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Notice of Proposed Information Collection for Public Comment: Section 108 Program Assessment

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Office of Policy Development and Research, HUD.




The proposed information collection requirement described below will be submitted to the Office of Management and Budget (OMB) for review, as required by the Paperwork Reduction Act. The Department is soliciting public comments on the subject proposal.


Comment Due Date: April 26, 2010.


Interested persons are invited to submit comments regarding this proposal. Comments should refer to the proposal by name and should be sent to: Reports Liaison Officer, Office of Policy Development and Research, Department of Housing and Urban Development, 451 7th Street, SW., Room 8226, Washington, DC 20410.

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Judson L. James, Department of Housing and Urban Development, 457 7th Street, SW., Washington, DC 20410; telephone (202) 402-5707 (this is not a toll-free number). Copies of the proposed data collection and other available documents may be obtained from Mr. James.

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This Notice is soliciting comments from members of the public and affected agencies concerning the proposed collection of information to: (1) Evaluate whether the proposed collection of information is necessary for the proper performance of the functions of the agency, including whether the information will have practical utility; (2) evaluate the accuracy of the agency's estimate of the burden of the proposed collection of information; (3) enhance the quality, utility, and clarity of the information to be collected; and (4) minimize the burden of the collection of information on those who are to respond; including through the use of appropriate automated collection techniques or other forms of information technology, such as permitting electronic submission of responses.

Title of Proposal: Section 108 Program Assessment.

Description of the need for the information and proposed use: The U.S. Department of Housing and Urban Start Printed Page 8729Development's (HUD) Section 108 program is the loan guarantee provision of the Community Development Block Grant (CDBG) program. It provides an upfront source of community and economic development financing, allowing an entitlement grantee to borrow up to five times its annual approved CDBG entitlement amount. Grantees address housing, community development, and economic development needs of low- and moderate-income persons and communities. The Section 108 loan guarantee program facilitates the financing of physical and economic revitalization projects—such as neighborhood commercial centers, small business incubators, industrial park rehabilitation, affordable housing activities, or office center construction—that have the potential for renewing neighborhoods or providing affordable housing to low- and moderate-income persons. HUD acts as the guarantor of a Section 108 loan made from private-market funds, promising investors that the loan will be repaid.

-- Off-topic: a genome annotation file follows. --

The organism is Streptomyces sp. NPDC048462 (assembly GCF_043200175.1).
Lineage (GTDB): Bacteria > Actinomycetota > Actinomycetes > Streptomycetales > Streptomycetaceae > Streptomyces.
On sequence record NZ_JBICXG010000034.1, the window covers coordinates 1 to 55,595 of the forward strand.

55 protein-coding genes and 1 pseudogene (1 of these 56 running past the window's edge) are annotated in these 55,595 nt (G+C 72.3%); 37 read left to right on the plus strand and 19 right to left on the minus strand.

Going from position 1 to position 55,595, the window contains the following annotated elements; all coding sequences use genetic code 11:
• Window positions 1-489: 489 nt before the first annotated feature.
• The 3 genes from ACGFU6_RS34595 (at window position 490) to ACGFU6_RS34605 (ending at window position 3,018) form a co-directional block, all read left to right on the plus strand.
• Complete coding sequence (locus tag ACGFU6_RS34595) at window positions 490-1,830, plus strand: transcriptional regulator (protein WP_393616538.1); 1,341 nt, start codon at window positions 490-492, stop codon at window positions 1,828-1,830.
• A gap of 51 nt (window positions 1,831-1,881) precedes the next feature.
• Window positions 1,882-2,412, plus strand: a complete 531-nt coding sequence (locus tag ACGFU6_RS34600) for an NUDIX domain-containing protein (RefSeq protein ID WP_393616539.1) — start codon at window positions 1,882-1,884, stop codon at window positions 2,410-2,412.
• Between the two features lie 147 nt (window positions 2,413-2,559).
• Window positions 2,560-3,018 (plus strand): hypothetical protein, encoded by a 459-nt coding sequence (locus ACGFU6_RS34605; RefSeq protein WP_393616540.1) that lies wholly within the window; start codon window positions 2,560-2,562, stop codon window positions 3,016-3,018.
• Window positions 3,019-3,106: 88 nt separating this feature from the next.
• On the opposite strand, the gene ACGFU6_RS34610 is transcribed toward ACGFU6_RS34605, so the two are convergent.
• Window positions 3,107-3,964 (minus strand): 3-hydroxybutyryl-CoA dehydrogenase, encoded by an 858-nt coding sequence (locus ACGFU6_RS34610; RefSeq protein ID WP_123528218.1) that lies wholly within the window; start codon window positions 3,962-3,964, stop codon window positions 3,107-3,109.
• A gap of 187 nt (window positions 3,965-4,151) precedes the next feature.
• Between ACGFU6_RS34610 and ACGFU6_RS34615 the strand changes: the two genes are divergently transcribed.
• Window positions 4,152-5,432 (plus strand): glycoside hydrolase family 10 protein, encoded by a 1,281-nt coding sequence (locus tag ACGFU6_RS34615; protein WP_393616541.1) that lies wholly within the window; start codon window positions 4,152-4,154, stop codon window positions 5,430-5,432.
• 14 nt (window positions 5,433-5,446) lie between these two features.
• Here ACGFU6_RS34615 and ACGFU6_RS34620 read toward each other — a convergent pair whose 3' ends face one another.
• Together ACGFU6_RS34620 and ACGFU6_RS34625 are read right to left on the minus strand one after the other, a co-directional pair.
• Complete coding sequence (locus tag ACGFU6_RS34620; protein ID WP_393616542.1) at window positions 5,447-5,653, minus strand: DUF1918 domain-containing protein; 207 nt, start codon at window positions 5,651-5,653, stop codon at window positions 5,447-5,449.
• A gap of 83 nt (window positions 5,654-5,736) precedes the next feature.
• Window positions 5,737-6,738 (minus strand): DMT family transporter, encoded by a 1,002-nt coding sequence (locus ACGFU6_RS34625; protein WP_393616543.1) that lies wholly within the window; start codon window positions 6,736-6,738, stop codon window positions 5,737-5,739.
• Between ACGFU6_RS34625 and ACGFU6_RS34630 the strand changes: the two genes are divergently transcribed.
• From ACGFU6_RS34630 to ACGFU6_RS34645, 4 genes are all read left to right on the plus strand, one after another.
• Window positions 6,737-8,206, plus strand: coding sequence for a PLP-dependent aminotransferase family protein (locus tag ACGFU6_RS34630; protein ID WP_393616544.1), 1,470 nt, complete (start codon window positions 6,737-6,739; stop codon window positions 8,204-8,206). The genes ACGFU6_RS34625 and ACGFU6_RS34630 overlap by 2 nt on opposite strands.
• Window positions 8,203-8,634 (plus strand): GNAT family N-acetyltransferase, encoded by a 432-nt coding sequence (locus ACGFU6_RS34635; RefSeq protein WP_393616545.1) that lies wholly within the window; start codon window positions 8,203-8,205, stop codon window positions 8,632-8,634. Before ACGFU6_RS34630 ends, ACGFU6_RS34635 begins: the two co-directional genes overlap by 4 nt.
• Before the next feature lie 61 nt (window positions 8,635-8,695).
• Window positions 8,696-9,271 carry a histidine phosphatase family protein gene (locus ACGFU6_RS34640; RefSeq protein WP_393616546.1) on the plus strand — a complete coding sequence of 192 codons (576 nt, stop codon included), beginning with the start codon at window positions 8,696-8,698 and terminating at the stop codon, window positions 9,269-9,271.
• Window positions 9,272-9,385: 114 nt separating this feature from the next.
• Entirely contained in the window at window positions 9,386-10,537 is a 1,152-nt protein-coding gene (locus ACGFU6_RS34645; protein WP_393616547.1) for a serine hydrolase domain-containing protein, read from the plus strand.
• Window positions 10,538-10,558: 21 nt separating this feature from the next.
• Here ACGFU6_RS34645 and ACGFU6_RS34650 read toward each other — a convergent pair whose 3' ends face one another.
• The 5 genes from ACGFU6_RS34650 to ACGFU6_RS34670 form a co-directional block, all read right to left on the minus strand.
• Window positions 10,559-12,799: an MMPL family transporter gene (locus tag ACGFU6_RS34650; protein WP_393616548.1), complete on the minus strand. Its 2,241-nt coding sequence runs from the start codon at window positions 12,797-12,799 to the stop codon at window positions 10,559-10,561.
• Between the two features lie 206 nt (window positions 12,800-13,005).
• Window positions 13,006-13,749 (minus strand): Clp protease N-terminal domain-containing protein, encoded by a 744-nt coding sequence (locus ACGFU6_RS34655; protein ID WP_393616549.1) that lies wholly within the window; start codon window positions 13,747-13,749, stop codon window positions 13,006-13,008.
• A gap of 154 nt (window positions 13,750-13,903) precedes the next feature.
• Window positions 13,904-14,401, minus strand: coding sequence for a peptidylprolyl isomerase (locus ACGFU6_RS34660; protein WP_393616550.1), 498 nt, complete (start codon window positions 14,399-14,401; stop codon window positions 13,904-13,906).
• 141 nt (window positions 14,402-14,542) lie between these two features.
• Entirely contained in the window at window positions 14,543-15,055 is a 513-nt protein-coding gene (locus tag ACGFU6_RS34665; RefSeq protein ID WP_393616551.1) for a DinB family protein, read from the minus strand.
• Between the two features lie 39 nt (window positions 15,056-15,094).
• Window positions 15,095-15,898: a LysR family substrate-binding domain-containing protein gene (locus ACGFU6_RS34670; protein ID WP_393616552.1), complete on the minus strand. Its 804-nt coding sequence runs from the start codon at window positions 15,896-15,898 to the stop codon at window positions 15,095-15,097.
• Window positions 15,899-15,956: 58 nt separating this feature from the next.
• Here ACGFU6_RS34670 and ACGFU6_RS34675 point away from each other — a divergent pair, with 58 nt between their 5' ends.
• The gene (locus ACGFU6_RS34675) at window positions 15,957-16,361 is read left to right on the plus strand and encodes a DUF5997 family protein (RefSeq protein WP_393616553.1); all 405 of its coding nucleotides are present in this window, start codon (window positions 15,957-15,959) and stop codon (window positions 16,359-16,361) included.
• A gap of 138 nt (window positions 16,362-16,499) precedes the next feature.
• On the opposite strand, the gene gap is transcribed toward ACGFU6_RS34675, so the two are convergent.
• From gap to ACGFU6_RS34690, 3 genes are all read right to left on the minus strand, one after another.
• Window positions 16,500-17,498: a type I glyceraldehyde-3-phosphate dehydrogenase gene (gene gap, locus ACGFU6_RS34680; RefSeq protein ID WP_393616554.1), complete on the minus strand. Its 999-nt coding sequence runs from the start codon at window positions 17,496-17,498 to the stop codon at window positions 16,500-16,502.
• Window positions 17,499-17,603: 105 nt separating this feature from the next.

The survey is an essential part of a comprehensive evaluation of the Section 108 program, addressed to questions and concerns raised in a recent PART review of the Section 108 program by OMB. In addition to documenting the types of projects funded through Section 108 loans in recent years (FY 2002-FY 2007), the study will develop data from administrative loan files, selected site visits, and a survey of local administrators of all Section 108 loans for the FY 2002-FY 2007 period. The survey will confirm and extend the initial project descriptions found in the administrative files to permit more extensive analysis of the characteristics and progress of the activities funded by these loans. This study will increase understanding of the role of the Section 108 program in the community and economic development strategies of local governments, seek to identify the consequences of Section 108 projects, and identify ways to improve the measurement of the performance of Section 108 loans.

Members of affected public: Local administrators of Section 108 loans made in FY 2002 to FY 2007, involving a total of approximately 320 loans.

Estimation of the total number of hours needed to prepare the information collection, including the number of respondents, frequency of response, and hours of response: The researchers will survey the universe of local administrators of the roughly 320 Section 108 loans approved between FY 2002 and FY 2007. The surveys are expected to last 90 minutes. This constitutes a total burden hour estimate of 480 burden hours.

Status of the proposed information collection: Pending OMB approval.

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Authority: Section 3506 of the Paperwork Reduction Act of 1995, 44 U.S.C. Chapter 35, as amended.

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Dated: January 28, 2010.

Raphael W. Bostic,

Assistant Secretary for Policy Development and Research.

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[FR Doc. 2010-3751 Filed 2-24-10; 8:45 am]